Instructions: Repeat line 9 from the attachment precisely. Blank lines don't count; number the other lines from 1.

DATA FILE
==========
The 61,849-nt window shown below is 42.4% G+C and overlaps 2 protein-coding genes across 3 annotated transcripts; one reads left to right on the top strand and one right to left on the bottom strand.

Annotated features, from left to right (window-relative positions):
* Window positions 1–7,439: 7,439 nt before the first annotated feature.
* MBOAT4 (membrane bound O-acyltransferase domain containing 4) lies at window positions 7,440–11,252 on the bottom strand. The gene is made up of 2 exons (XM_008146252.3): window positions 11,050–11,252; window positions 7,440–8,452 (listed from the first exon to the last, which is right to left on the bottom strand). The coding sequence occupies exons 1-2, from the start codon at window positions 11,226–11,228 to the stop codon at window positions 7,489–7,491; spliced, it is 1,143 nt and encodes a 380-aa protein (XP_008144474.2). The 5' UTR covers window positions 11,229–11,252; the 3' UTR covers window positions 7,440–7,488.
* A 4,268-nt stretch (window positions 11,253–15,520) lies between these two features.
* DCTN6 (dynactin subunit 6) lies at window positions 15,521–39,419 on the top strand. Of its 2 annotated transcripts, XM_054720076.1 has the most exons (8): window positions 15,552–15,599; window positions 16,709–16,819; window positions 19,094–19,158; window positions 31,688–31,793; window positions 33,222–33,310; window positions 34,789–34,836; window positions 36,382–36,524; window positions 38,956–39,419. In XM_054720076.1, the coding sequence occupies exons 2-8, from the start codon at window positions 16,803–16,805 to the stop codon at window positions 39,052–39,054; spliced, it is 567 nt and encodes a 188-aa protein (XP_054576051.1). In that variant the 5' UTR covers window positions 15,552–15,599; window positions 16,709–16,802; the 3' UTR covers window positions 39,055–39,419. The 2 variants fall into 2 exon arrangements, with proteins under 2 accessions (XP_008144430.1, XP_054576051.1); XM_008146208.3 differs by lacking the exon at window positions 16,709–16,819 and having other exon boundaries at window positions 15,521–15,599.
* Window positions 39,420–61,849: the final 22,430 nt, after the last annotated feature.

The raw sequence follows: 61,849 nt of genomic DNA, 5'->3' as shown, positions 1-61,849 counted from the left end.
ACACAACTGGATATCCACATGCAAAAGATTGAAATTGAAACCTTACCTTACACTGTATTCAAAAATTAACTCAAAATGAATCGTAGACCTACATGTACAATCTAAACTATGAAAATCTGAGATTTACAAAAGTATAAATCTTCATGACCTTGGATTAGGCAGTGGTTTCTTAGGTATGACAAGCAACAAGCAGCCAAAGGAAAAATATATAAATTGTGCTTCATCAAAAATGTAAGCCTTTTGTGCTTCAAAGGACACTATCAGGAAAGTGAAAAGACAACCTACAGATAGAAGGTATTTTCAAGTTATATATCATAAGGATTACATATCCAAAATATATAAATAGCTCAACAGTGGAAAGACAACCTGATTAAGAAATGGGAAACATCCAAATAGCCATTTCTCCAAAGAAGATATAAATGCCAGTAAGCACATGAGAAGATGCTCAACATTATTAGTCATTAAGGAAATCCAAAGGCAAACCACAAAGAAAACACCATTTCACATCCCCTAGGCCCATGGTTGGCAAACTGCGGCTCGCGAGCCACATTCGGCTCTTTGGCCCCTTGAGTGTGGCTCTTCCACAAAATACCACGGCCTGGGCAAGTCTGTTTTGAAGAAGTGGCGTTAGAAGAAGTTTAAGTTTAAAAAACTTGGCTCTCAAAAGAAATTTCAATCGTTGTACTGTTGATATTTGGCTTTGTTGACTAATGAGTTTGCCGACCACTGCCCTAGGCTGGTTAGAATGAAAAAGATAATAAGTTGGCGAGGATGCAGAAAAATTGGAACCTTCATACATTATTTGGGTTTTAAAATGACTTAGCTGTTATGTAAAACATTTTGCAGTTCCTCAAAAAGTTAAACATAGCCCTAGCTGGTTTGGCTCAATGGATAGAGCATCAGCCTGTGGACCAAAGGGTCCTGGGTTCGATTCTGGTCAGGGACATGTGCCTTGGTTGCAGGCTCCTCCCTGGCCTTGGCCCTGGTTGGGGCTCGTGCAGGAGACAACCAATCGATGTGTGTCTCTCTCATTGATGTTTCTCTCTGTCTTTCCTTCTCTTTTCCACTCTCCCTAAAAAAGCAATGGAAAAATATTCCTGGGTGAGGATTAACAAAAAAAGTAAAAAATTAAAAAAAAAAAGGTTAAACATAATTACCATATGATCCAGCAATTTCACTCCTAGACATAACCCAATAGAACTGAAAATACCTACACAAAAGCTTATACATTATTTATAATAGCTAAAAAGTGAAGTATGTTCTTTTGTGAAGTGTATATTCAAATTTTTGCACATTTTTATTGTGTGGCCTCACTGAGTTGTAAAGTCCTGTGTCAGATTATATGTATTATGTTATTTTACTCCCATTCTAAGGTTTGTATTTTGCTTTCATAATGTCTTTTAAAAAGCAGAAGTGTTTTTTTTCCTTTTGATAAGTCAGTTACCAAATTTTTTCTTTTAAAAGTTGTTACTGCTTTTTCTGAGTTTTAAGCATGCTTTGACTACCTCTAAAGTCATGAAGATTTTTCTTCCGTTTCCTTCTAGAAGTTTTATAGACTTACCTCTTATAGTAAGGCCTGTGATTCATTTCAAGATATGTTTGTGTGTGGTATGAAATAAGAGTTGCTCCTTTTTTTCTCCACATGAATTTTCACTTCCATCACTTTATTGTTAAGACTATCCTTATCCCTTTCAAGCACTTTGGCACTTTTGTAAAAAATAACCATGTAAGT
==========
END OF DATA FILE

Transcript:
ACACAACTGGATATCCACATGCAAAAGATTGAAATTGAAACCTTACCTTACACTGTATTCAAAAATTAACTCAAAATGAATCGTAGACCTACATGTACAATCTAAACTATGAAAATCTGAGATTTACAAAAGTATAAATCTTCATGACCTTGGATTAGGCAGTGGTTTCTTAGGTATGACAAGCAACAAGCAGCCAAAGGAAAAATATATAAATTGTGCTTCATCAAAAATGTAAGCCTTTTGTGCTTCAAAGGACACTATCAGGAAAGTGAAAAGACAACCTACAGATAGAAGGTATTTTCAAGTTATATATCATAAGGATTACATATCCAAAATATATAAATAGCTCAACAGTGGAAAGACAACCTGATTAAGAAATGGGAAACATCCAAATAGCCATTTCTCCAAAGAAGATATAAATGCCAGTAAGCACATGAGAAGATGCTCAACATTATTAGTCATTAAGGAAATCCAAAGGCAAACCACAAAGAAAACACCATTTCACATCCCCTAGGCCCATGGTTGGCAAACTGCGGCTCGCGAGCCACATTCGGCTCTTTGGCCCCTTGAGTGTGGCTCTTCCACAAAATACCACGGCCTGGGCAAGTCTGTTTTGAAGAAGTGGCGTTAGAAGAAGTTTAAGTTTAAAAAACTTGGCTCTCAAAAGAAATTTCAATCGTTGTACTGTTGATATTTGGCTTTGTTGACTAATGAGTTTGCCGACCACTGCCCTAGGCTGGTTAGAATGAAAAAGATAATAAGTTGGCGAGGATGCAGAAAAATTGGAACCTTCATACATTATTTGGGTTTTAAAATGACTTAGCTGTTATGTAAAACATTTTGCAGTTCCTCAAAAAGTTAAACATAGCCCTAGCTGGTTTGGCTCAATGGATAGAGCATCAGCCTGTGGACCAAAGGGTCCTGGGTTCGATTCTGGTCAGGGACATGTGCCTTGGTTGCAGGCTCCTCCCTGGCCTTGGCCCTGGTTGGGGCTCGTGCAGGAGACAACCAATCGATGTGTGTCTCTCTCATTGATGTTTCTCTCTGTCTTTCCTTCTCTTTTCCACTCTCCCTAAAAAAGCAATGGAAAAATATTCCTGGGTGAGGATTAACAAAAAAAGTAAAAAATTAAAAAAAAAAAGGTTAAACATAATTACCATATGATCCAGCAATTTCACTCCTAGACATAACCCAATAGAACTGAAAATACCTACACAAAAGCTTATACATTATTTATAATAGCTAAAAAGTGAAGTATGTTCTTTTGTGAAGTGTATATTCAAATTTTTGCACATTTTTATTGTGTGGCCTCACTGAGTTGTAAAGTCCTGTGTCAGATTATATGTATTATGTTATTTTACTCCCATTCTAAGGTTTGTATTTTGCTTTCATAATGTCTTTTAAAAAGCAGAAGTGTTTTTTTTCCTTTTGATAAGTCAGTTACCAAATTTTTTCTTTTAAAAGTTGTTACTGCTTTTTCTGAGTTTTAAGCATGCTTTGACTACCTCTAAAGTCATGAAGATTTTTCTTCCGTTTCCTTCTAGAAGTTTTATAGACTTACCTCTTATAGTAAGGCCTGTGATTCATTTCAAGATATGTTTGTGTGTGGTATGAAATAAGAGTTGCTCCTTTTTTTCTCCACATGAATTTTCACTTCCATCACTTTATTGTTAAGACTATCCTTATCCCTTTCAAGCACTTTGGCACTTTTGTAAAAAATAACCATGTAAGT